Years of low interest rates compelled many investors to embrace defensive sectors such as consumer staples and utilities. Investors flocked to those sectors and the related exchange-traded funds (ETFs) in search of higher dividend yields and in some cases lower-beta alternatives to more cyclical segments of the market.
The rub with defensive sectors is that they often sport valuations in excess of broader equity benchmarks, indicating that there are times when investors will pay up to play defense. However, with interest rates rising, some defensive sectors are falling out of favor this year. For example, the iShares U.S. Consumer Goods ETF (IYK) is down 8.7% year to date, while its utilities counterpart, the iShares U.S. Utilities ETF (IDU), is lower by nearly 1%. (See also: Guard Your Portfolio With Defensive Stocks.)
“To some extent, weakness in these two sectors makes sense. Both are classic dividend plays, and accordingly sensitive to higher rates,” said iShares parent BlackRock. “As the yield on the 10-year Treasury has climbed towards 3% – a four-year high – you would expect these sectors to under-perform.”
IYK and IDU have trailing 12-month dividend yields of 1.87% and 2.75%, respectively. Data suggest that the relationship between Treasury yields and consumer staples and utilities should be acknowledged by investors considering these sectors. “This relationship has grown even stronger in the post-crisis, yield starved environment,” according to BlackRock, Inc. (BLK). “Since 2010, the level of the 10-year Treasury yield has explained approximately 45% of the variation in the relative valuation – defined as the valuation of the sector versus the broader market – for the utilities sector. For the consumer staples sector, the relationship explains approximately 63%.” (For more, see: The Return of Relative Value to Defensive Stocks.)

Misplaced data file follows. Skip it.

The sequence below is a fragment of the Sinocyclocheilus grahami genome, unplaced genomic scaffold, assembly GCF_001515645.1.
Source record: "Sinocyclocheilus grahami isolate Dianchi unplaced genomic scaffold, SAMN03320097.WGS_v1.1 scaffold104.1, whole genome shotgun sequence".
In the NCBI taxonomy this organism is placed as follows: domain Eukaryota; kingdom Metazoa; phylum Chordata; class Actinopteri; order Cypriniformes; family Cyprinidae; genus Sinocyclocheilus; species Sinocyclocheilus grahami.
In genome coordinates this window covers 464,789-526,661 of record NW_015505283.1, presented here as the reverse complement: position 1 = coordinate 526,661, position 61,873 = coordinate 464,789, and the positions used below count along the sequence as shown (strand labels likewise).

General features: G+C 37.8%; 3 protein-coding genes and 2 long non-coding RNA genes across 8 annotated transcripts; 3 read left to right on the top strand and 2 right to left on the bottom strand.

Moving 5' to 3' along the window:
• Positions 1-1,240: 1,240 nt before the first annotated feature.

Simply put, consumer staples and utilities stocks are living up to their rate-sensitive reputation, in large part explaining the laggard status of the sectors this year. With the recent declines, these defensive groups now trade at discounts to the S&P 500. The utilities sector currently trades at a 20% discount to the S&P 500, which is about in line with rising rate environment averages, according to BlackRock. That is still a far cry from the frothy valuations seen on the sector immediately following the global financial crisis.
A similar scenario is at play with consumer staples stocks. “Large-cap consumer staples companies are trading at an 11% discount to the S&P 500,” said BlackRock. “This represents the cheapest relative valuation the sector has possessed since 2010. More interestingly, even after adjusting for the recent backup in rates, staples appear on the cheap side.” (For additional reading, check out: Consumer Stocks’ Sell-Off Is a Flashback to Financial Crisis.)